The White House’s written statement differs from the truth discussed between the Turkish and U.S. Presidents’ phone conversation on Wednesday, according to Anadolu Agency sources.Speaking on the condition of anonymity due to restrictions on talking to the media, the sources said President Donald Trump did not discuss any concerns ‘of escalating violence in Afrin’ during the phone call with President Recep Tayyip Erdogan.

The sources also stressed that President Trump did not use the words “destructive and false rhetoric coming from Turkey.”

They also said that there was no discussion of the ongoing state of emergency in Turkey.

It is very unusual to dispute the content of such readouts. Is Turkey obfuscating here or did someone in the White House put harsher language into the readout than was actually used in the call?

Trump had in general good relations with Erdogan and the readout language does not sound like him. The Turkish side also added this:

“In an answer to President Erdogan’s highlighting request from Washington to stop providing arms to the PYD/YPG terrorists in Syria within the scope of fighting against terrorism, President Trump said the United States are no longer providing PYD/YPG with weapons,” the sources added.Already in November the Turks had said that Trump promised to stop the delivery of weapons to the YPG forces in east-Syria. But the White House was evasive on the issue and the U.S. military Central Command has acted contrary to that promise. If the Magnier report is correct CentCom also delivered anti-tank missiles to the Kurds in Afrin.

(highlighting in the original)

In contrast to the Moon of Alabama, I think the White House readout does provide an accurate summary of what passed between Trump and Erdogan during the call.

It appears that there was a furious row between Trump and Erdogan, with Trump telling Erdogan to stop his operation against the Kurds in Afrin and with Erdogan refusing to do so.

An angry and humiliated Erdogan has subsequently tried to conceal the extent of the row by claiming that the readout is inaccurate so as to pretend that the row never took place.

This brings up again the question of the seemingly confused state of US policy on the Kurdish question.

The article by the Moon of Alabama discusses this extensively, and analyses in detail and once more in a masterly way the all too obvious split in Washington between pro-Turkish and pro-Kurdish factions.

I have for some time presumed that are different opinions in the White House and especially in the Pentagon with regards to Turkey and the Kurds. The realist-hawks and NATO proponents are on Turkey’s side while the neoconservative “liberal” forces are on the Kurdish side. Yesterday the NYT noted the split:

The White House sent out a message aimed at mollifying Turkey’s president on Tuesday, suggesting that the United States was easing off its support for the Syrian Kurds.That message was quickly contradicted by the Pentagon, which said it would continue to stand by the Kurds, even as Turkey invaded their stronghold in northwestern Syria.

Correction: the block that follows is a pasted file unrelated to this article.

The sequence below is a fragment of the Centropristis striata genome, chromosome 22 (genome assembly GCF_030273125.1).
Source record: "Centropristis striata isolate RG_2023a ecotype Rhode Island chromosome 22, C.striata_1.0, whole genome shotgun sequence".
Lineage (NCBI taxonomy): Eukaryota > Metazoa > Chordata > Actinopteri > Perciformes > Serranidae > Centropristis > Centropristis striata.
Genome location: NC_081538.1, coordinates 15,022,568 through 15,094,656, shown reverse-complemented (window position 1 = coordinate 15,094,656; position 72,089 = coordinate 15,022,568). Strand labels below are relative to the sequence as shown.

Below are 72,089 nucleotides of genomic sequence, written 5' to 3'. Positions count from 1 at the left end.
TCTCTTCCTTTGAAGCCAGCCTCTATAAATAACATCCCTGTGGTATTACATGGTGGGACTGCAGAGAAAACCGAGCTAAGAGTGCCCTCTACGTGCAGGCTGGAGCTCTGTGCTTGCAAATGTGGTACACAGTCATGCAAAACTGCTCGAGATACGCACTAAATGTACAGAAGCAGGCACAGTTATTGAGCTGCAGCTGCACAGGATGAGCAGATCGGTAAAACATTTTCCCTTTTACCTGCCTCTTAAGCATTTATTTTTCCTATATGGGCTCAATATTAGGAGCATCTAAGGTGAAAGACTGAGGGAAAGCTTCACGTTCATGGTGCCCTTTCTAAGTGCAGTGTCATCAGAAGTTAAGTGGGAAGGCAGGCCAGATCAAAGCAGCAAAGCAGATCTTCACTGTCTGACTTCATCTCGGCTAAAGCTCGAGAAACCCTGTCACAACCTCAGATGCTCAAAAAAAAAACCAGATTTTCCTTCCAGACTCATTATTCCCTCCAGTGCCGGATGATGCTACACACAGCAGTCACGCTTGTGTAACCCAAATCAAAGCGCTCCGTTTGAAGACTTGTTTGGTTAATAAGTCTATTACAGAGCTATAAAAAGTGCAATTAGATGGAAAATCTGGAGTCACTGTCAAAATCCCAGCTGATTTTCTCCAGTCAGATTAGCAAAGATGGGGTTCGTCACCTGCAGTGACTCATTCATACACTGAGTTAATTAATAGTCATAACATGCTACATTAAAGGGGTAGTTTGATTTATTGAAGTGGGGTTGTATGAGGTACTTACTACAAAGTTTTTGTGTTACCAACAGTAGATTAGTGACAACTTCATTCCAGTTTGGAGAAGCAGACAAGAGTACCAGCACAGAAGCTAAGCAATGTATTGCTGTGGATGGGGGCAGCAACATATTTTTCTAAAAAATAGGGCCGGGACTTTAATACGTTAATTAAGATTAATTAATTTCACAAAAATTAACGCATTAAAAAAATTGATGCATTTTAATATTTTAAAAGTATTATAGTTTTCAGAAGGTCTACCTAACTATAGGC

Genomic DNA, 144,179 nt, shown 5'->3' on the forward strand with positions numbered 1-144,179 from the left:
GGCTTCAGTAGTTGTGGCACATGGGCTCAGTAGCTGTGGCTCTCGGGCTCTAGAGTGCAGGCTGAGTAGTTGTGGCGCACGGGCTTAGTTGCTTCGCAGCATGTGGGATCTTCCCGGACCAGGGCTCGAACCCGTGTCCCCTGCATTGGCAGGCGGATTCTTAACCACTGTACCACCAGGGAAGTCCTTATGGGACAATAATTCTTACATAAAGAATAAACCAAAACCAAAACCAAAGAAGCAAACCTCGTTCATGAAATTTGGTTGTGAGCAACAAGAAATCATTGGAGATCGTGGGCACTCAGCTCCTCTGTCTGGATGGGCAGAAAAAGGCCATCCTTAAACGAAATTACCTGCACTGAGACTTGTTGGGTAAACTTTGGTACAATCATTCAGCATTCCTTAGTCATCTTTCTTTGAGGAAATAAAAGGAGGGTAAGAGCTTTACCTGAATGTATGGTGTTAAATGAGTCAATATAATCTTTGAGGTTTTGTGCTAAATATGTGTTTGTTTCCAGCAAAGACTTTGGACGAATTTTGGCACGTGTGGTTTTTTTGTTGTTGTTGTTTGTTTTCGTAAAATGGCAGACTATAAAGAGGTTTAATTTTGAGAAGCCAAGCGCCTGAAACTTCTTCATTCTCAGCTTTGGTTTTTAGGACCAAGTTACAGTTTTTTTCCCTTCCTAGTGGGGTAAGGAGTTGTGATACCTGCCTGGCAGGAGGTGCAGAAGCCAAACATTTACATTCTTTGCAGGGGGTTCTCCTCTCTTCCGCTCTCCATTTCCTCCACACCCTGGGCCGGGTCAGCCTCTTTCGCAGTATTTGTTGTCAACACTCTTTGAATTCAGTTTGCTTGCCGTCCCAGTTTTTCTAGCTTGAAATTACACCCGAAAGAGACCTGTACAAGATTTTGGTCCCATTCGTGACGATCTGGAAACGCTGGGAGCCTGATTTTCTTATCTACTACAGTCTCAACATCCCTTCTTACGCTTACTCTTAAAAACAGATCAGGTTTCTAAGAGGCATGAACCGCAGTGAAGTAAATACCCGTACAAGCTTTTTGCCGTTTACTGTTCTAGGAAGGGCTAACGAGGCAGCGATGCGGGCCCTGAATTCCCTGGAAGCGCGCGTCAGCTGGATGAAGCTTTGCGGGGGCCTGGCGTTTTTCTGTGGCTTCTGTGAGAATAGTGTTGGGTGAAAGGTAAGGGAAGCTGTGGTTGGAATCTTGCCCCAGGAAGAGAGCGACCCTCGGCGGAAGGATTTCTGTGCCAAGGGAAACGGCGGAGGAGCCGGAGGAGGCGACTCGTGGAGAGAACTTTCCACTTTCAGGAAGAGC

The former director of the Council of Foreign Relations, Richard Haass, takes the pro-Kurdish position. Linking to the NYT piece above he says:

Richard N. Haass‏ @RichardHaass – 12:00 PM – 24 Jan 2018
Pentagon right; US should be working w Kurds in Syria for moral and strategic reasons alike. A break with Erdogan’s Turkey is inevitable, if not over this than over other differences. Time for DoD to come up with plan to substitute for Incirlik access.It is not only the Incirlik air-base which is irreplaceable for NATO’s southern command. Turkey also controls the access to the Black Sea and has thereby a say over potential NATO operations against southern Russia and Crimea.

In a Bloomberg oped former U.S. Supreme Commander of NATO Stavridis takes a pro-Turkish position:

At the moment, Washington is trying to sail a narrow passage between supporting its erstwhile Kurdish combat partners and not blowing up the relationship with Turkey. But the room for maneuver is closing and a choice is looming. What should the U.S. do?

[W]e simply cannot afford to “lose” Turkey.

The Turks have a strong and diversified economy, a young and growing population, and have stood alongside the U.S. for much of the post-World War II era. Their importance both regionally and globally will continue to grow in the 21st century. Yes, U.S. officials can and should criticize Turkish actions where they violate international law or human rights — but in private, at least at this stage of the situation.

[T]he overall U.S. strategic interest lies in keeping Turkey aligned with NATO and the trans-Atlantic community. It would be a geopolitical mistake of near-epic proportions to see Turkey drift out of that orbit and end up aligned with Russia and Iran in the Levant.

In passing the article in the Moon of Alabama also confirms what I have said previously, that the US’s Plan C – the plan to  use the Kurds to destabilise President Assad’s government in Syria by carving out a Kurdish statelet in northern Syria – was not properly discussed within the US government or agreed within the administration, but was cooked up instead by a small but influential group of Washington officials who did not discuss it with their seniors in the State Department, the Pentagon and the White House

It is unclear where in the Trump administration the split between pro-Kurdish and pro-Turkish positions actually is. (Or is it all around chaos?) On which side, for example, is Secretary of Defense Mattis and on which side is the National Security Advisor McMaster? This clip from the NYT piece above lets one assume that they pull in opposite directions: